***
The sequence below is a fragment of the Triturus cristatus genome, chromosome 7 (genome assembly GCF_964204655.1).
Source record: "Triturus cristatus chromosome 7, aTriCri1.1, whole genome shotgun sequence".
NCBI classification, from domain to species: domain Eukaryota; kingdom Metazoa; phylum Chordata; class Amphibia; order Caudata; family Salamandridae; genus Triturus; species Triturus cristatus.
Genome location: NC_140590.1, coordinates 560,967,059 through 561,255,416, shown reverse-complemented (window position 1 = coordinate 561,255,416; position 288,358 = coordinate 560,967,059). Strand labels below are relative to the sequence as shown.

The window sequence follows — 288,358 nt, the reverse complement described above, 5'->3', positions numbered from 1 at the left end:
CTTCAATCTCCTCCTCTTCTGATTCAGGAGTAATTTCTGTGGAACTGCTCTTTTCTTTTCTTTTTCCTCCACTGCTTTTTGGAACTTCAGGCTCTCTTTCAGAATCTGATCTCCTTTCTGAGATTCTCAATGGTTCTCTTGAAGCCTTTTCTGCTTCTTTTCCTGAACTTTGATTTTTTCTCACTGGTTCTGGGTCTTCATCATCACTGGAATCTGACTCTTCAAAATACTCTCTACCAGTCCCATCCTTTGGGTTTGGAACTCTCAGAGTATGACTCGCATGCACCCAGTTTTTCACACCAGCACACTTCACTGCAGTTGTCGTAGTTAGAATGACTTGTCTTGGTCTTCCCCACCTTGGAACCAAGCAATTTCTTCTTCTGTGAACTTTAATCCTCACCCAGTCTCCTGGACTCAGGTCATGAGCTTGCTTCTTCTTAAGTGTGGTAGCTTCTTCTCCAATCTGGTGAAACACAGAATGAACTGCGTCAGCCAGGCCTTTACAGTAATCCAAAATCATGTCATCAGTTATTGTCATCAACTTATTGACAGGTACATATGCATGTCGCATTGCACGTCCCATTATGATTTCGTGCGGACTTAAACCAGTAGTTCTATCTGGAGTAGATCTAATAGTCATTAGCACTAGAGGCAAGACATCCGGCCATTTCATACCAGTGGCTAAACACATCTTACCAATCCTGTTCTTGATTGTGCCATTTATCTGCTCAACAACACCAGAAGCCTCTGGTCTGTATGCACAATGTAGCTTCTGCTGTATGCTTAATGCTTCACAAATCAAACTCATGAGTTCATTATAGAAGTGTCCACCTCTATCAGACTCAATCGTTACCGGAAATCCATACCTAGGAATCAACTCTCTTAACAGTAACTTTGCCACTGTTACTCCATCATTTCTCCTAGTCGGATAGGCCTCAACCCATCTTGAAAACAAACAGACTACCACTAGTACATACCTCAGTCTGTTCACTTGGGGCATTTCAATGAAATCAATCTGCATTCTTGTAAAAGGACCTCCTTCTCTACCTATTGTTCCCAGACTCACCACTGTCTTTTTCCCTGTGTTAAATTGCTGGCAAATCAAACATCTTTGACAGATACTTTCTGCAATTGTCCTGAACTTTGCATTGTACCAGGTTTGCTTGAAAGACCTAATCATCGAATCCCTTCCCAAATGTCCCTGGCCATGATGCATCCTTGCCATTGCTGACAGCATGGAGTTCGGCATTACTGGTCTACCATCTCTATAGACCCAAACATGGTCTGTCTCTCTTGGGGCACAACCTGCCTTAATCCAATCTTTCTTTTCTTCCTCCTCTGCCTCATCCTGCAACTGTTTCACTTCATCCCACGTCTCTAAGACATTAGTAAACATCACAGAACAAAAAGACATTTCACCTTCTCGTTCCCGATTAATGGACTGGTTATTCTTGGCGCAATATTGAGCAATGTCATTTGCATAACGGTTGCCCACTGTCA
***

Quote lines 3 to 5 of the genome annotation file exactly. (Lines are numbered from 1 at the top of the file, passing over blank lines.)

NCBI classification, from domain to species: domain Eukaryota; kingdom Metazoa; phylum Chordata; class Amphibia; order Caudata; family Salamandridae; genus Triturus; species Triturus cristatus.
Genome location: NC_140590.1, coordinates 560,967,059 through 561,255,416, shown reverse-complemented (window position 1 = coordinate 561,255,416; position 288,358 = coordinate 560,967,059). Strand labels below are relative to the sequence as shown.

The window sequence follows — 288,358 nt, the reverse complement described above, 5'->3', positions numbered from 1 at the left end: